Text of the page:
Studio Setup Instructions & Tutorial

Take a look at the video below for our detailed studio tutorial video, or continue reading for the written instructions.

1. Turn on the Lights

Congratulations on your brand new studio. Today, we’re going to walk you through how to use it. First things first, turn the lights on in the room.

Now let’s go through the actual lights themselves. This light right here is called your key light. It is the light that will illuminate your face. Mainly the next light you’re seeing is the film light also illuminating your face. But on the other side, that gives you that full rounded look.

The next light is going to be a light or hair light. It will put a light toward the backside of your head and separate you from the background, giving you a better look and ultimately popping the image. And the final light is your background. Now, this light shines on the backdrop and leaves no wrinkles or what have you.

The next step is to turn on the lights. On the back of the lights you will see a small knob. You want to turn the knob and it will click on turning the knob all the way maximizes the brightness. The way I have it set up is for you to turn the light on and turn it on all the way to full brightness. So make sure you take that knob and turn it all the way until it stops.

Now you want to go around your entire studio turning on every light one by one, your key light, you feel like you’re backlit and your background. Now, this might sound silly, but you need to turn off the room lights. You do not want to have any of your studio lights mixing with the fluorescent lights in the ceiling.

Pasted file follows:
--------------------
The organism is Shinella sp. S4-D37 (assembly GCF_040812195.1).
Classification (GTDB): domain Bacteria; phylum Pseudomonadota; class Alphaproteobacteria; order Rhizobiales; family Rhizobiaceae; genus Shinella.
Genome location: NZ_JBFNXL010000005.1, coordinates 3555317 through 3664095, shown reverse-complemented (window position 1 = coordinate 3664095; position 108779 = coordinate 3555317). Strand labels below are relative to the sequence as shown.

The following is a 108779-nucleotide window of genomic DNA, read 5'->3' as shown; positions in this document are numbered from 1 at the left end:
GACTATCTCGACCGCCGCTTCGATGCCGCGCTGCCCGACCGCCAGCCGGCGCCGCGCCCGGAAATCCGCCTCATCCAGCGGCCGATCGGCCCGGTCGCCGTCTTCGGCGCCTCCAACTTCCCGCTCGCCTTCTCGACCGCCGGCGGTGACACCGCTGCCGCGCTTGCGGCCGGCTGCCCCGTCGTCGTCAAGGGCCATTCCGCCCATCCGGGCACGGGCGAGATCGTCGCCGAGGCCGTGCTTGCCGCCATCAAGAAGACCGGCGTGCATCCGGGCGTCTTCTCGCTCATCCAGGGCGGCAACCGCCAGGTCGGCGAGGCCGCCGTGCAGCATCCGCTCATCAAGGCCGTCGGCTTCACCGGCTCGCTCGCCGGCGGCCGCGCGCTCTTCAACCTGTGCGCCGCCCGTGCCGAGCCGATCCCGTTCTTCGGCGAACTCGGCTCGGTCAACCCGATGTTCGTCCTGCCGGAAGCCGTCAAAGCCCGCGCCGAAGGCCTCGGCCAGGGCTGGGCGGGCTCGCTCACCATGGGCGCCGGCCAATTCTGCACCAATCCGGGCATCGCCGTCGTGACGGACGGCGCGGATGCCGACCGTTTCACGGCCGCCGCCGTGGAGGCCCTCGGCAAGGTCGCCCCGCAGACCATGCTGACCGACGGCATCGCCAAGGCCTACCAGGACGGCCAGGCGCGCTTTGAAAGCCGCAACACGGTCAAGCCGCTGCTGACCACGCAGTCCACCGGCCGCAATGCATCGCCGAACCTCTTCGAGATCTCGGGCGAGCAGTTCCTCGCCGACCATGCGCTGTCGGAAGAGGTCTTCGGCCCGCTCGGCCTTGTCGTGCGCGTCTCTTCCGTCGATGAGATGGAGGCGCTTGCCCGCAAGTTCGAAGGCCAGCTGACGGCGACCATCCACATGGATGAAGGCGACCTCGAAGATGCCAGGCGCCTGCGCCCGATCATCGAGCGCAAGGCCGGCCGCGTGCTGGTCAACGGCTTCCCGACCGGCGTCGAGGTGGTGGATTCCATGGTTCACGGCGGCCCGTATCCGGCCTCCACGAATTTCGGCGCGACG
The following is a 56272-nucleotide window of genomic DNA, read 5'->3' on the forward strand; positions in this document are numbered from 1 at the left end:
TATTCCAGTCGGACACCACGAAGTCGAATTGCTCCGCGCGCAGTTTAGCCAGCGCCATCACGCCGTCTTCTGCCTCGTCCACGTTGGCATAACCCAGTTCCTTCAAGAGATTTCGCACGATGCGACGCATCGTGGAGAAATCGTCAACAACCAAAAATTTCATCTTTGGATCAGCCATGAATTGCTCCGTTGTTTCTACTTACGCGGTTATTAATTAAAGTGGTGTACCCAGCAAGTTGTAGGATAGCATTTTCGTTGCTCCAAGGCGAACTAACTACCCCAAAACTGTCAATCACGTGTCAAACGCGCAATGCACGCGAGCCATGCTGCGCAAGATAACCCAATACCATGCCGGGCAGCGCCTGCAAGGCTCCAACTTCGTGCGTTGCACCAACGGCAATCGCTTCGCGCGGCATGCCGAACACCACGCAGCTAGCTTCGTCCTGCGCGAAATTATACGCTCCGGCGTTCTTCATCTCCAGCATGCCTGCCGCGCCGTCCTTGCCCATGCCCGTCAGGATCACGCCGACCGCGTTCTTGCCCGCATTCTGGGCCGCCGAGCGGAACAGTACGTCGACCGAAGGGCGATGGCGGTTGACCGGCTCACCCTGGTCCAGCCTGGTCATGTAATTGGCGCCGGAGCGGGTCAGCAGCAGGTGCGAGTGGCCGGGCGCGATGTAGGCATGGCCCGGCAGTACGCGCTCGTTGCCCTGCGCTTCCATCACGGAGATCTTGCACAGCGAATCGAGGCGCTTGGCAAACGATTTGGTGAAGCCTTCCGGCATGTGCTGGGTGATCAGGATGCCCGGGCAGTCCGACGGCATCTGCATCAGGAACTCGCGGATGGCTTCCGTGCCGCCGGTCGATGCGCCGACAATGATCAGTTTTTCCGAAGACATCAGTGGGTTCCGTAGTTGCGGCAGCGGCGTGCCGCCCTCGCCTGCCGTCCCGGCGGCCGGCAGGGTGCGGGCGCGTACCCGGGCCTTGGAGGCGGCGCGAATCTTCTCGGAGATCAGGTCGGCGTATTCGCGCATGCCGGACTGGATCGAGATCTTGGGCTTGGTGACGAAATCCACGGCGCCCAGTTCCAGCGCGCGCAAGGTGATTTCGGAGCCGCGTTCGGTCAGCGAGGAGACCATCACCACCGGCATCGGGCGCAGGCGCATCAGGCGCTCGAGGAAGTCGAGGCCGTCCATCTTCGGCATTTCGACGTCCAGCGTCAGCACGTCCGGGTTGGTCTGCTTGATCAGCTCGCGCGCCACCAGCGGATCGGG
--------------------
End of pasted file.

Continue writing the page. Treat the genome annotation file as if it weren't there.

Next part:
Time to turn on the camera. If you see on the very top, there’s a small sliding switch labels on and off. Obviously, you’re going to want to switch that to on.

2. Flip Out Screen

The next feature we’re going to talk about is the flip out screen. This screen completely articulates up into the point where when you’re looking at the camera, you can see yourself.

The mechanisms are a bit tricky, but I’ll show you how to do that. You want to start by pulling the screen backward, and then you’re going to take it on its hinge and slowly roll it up and forwards.

3. Shut the Door!

Another tip you’re going to want to obviously shut the door to the studio, any of that background noise coming from meetings or other people in the office will definitely have an effect on the audio of the video.

So, make sure to shut the door as well. We’re almost there now…

3. Know How to Record

You want to know how to hit record. I wouldn’t touch any other functions on the camera except for the record button. Everything is dialed and set in perfectly, so there’s no need to mess around with any of the other buttons.

So, simply on the side of the camera, there’s a small red circle. You want to push and depress that circle and it will start recording. You can tell it’s recording because there will be a red dot flashing on the LCD screen.

4. Level the Camera

The next thing to do is to level the camera. There is a label on the spinning wheel saying display. You want to push the display button up.